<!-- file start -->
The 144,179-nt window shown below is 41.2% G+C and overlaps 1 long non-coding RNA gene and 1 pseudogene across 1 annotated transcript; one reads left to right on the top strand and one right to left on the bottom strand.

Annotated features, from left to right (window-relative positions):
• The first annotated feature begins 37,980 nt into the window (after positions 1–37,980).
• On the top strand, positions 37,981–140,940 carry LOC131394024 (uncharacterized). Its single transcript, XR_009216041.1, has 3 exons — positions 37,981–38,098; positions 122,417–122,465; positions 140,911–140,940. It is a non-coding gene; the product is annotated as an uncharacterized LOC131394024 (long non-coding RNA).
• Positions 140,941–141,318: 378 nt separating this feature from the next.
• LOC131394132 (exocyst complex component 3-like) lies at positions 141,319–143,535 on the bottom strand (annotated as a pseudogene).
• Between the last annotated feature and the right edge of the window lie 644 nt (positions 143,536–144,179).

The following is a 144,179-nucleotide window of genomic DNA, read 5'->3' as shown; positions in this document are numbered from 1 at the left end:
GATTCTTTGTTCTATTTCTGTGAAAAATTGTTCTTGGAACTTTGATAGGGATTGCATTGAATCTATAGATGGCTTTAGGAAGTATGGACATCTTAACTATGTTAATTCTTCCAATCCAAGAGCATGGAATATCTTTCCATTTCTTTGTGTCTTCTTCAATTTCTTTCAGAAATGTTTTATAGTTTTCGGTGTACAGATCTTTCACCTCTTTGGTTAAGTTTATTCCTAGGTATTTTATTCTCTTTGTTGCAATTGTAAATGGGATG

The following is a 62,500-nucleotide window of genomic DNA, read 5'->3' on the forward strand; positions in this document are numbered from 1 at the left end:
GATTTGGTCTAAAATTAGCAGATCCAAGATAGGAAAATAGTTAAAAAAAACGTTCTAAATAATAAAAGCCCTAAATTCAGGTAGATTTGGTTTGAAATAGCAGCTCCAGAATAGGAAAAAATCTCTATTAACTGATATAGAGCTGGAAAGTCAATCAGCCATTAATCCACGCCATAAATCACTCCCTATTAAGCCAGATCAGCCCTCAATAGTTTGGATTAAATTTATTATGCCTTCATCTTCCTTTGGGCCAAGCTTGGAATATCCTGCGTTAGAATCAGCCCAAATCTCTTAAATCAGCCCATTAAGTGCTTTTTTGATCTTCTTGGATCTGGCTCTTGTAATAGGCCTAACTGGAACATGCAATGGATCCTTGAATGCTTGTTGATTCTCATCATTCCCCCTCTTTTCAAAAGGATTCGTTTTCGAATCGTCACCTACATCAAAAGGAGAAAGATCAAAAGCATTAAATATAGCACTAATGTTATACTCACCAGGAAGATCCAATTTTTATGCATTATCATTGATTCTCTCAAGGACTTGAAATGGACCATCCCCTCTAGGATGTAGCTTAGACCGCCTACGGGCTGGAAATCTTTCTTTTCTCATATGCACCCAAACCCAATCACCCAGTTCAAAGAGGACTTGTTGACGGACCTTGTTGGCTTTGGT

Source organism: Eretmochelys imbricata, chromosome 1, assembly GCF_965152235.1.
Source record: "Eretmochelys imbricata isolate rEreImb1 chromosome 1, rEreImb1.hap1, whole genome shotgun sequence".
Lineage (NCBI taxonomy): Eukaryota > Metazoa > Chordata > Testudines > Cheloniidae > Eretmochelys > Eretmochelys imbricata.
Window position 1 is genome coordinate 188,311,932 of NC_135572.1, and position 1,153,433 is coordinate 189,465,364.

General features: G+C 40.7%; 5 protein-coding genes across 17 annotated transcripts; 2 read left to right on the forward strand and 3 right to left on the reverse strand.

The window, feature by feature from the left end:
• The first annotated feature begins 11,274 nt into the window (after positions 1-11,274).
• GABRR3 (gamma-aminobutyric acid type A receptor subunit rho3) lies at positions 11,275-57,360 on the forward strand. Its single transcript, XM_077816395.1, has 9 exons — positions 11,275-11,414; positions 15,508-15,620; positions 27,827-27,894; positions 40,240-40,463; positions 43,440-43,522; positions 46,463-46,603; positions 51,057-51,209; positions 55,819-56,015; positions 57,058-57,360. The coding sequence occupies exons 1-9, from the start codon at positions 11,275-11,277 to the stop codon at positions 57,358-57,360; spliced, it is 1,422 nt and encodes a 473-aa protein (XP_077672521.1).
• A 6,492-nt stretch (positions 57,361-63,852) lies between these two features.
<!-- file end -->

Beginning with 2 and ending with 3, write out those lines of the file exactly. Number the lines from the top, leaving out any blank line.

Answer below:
Annotated features, from left to right (window-relative positions):
• The first annotated feature begins 37,980 nt into the window (after positions 1–37,980).